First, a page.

A few years ago, I went to see the movie Hugo – the story of a young boy, who loses both parents at a young age, and ends up living with a drunken uncle in the clock tower of the Paris train station.
The child, Hugo, is fascinated with the complexity and mystery of the clockworks and each day he is careful to do keep the clock in meticulous operating condition. Sometimes late at night in the quiet and lonely hours of darkness, Hugo would go to the glass window of the clock tower and peer out over the sparkling lights of the city below. It was on one of these nights, as he looked out over Paris, he said these words:
“Right after my father died, I would come up here a lot. I’d imagine the whole world was one big machine. Machines never come with any extra parts, you know. They always come with the exact amount they need. So I figured if the entire world was one big machine, I couldn’t be an extra part. I had to be here for some reason. And that means you have to be here for some reason too.”
“There are no extra parts” – you are here for a reason.
Have you taken time to explore your reason for being? Have you discovered your personal purpose?
If the answer is no, you are not alone. Very few people have spent the time and effort to explore this question. Almost no one has done this in the workplace.
At Popeyes, we have been encouraging people to take the time to explore the idea of a personal purpose for work. To find an answer to the question – why do you work here? And what difference do you want to make?
I am always amazed at the people who don’t want to spend time on this task. But there are many.
There are people who look up “purpose statement” on the web and see if they can find one they like. In a Forbes on-line article, you can find “Personal Mission Statement of 13 CEOs.” Here is a good one – from Denise Morrison, CEO of Campbell Soup, Inc.:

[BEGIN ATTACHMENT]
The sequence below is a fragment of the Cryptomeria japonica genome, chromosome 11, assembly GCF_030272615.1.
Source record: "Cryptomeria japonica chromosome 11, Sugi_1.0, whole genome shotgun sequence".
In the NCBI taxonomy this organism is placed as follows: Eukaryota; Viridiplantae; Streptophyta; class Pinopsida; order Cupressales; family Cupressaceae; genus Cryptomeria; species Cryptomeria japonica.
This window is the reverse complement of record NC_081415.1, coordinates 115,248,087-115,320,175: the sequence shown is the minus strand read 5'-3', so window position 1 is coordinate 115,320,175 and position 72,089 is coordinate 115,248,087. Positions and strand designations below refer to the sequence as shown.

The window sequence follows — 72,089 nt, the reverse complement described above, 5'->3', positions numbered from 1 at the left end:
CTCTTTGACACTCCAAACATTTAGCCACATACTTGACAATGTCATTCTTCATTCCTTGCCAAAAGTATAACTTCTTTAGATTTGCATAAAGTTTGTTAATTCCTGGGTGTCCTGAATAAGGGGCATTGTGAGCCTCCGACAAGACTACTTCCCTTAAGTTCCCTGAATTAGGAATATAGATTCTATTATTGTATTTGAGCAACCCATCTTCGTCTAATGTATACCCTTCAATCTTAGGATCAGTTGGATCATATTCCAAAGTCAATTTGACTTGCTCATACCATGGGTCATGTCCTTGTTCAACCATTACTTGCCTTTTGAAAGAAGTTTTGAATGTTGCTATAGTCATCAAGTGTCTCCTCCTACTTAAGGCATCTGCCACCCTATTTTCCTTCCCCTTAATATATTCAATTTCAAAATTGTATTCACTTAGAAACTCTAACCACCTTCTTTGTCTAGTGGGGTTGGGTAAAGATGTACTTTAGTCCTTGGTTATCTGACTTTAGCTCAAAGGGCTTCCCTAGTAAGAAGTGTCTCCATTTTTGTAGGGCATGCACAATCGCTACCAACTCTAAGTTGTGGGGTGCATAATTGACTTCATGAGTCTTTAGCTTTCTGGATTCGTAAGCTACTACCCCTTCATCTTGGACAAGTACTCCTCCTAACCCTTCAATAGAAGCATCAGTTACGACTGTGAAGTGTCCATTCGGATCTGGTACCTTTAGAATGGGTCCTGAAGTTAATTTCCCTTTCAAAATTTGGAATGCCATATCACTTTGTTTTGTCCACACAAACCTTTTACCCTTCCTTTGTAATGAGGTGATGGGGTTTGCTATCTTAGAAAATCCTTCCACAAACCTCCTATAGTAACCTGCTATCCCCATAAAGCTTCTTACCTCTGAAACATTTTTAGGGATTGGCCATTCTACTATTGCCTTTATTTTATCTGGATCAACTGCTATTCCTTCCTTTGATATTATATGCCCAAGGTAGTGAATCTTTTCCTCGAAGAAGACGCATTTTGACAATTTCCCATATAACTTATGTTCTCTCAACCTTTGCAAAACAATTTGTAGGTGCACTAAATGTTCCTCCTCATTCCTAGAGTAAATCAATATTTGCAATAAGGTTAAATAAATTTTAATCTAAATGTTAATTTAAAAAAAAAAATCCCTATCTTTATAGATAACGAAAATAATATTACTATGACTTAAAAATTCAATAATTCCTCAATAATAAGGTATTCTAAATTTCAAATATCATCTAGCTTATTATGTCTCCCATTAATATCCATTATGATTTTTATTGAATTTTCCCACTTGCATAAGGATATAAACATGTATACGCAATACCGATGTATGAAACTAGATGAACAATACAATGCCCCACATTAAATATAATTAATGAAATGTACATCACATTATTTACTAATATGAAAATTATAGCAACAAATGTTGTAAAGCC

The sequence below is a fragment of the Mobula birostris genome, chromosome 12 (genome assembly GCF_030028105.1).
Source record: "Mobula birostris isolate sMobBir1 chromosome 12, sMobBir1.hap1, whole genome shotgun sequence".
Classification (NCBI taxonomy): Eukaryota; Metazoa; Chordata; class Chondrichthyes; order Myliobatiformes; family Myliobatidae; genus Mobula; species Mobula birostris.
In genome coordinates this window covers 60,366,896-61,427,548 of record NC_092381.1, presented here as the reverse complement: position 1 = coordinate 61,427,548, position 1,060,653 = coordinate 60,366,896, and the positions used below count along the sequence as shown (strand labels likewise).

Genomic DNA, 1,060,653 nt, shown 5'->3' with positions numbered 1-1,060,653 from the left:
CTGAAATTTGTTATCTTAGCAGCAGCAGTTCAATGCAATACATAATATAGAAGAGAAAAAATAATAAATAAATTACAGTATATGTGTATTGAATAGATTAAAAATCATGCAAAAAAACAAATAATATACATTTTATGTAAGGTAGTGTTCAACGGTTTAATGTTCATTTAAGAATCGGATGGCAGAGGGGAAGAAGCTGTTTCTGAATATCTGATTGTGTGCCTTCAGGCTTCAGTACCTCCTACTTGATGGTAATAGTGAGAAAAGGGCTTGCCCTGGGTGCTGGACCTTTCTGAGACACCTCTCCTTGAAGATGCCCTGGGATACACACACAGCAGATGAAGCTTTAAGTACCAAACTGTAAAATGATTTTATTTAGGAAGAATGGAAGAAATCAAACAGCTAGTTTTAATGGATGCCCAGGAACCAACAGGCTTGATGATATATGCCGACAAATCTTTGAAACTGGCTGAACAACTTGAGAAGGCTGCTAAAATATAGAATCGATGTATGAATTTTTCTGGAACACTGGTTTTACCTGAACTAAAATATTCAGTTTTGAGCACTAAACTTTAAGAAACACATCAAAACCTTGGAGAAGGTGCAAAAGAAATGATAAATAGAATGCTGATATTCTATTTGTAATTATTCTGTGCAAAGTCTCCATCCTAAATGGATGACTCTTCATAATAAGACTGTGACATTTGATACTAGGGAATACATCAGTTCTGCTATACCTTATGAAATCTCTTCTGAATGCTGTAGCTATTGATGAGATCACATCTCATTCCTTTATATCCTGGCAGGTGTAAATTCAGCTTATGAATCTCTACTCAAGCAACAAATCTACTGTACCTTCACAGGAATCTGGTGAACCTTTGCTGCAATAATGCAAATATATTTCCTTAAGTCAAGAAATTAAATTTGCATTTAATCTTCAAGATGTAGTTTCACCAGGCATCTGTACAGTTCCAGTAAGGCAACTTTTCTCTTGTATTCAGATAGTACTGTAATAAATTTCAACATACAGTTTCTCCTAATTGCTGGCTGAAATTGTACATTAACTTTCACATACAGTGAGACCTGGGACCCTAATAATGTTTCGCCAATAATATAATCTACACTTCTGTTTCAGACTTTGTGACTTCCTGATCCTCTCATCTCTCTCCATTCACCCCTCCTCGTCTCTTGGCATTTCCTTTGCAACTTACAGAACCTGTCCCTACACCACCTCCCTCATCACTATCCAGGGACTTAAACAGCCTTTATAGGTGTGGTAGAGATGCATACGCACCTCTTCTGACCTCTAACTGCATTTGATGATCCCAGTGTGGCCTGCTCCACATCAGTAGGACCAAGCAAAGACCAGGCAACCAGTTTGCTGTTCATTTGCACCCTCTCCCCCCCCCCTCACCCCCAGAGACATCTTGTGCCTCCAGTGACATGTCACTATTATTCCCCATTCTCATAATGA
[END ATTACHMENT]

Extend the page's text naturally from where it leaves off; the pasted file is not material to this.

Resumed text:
“To serve as a leader, live a balanced life, and apply ethical principles to make a significant difference.”
Or you could find a colleague that has a personal purpose and see if it works for you too. Perhaps. . .
“To create secure work environments where people can take risks and explore their full potential.”
Or, like one person at Popeyes, you could copy mine and call the task, “done.”
“To inspire purpose-driven leaders to exhibit competence and character in all aspects of their lives.”
But best of all, you could commit a few hours of time and step through a process to genuinely explore who you are – and how you might use your talents to positively impact the people on your team. . .
If you set aside the time, to go through a process of exploring your life experiences, your values, and your strengths, you might find just the right combination of words to describe your personal purpose. To aid you in this process, we have put our journey to personal purpose exercise on my website at Serving Performs: www.cherylbachelder.com.
Could you find some time this very month to explore your personal purpose?
You are not an extra part. You are here for a reason.
And when you know your “reason,” you will serve others well.
 “Personal Mission Statement of 13 CEOs and Lessons You Need to Learn,” by Drew Hendricks, Nov. 10, 2014, http://onforb.es/1srQH6E
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